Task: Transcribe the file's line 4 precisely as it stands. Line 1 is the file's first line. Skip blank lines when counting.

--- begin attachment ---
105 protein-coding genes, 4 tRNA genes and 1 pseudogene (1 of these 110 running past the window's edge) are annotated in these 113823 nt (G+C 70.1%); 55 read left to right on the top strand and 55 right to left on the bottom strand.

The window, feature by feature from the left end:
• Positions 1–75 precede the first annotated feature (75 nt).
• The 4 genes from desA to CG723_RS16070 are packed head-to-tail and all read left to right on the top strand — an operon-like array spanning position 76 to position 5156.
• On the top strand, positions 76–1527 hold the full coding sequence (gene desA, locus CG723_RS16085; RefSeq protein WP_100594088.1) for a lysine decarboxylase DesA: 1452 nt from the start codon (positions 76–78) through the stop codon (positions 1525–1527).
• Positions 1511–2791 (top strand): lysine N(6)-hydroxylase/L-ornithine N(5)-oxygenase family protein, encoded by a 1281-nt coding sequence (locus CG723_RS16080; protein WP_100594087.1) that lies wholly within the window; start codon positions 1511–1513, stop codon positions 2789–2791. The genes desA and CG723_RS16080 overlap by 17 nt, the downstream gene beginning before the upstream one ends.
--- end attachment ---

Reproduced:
• The 4 genes from desA to CG723_RS16070 are packed head-to-tail and all read left to right on the top strand — an operon-like array spanning position 76 to position 5156.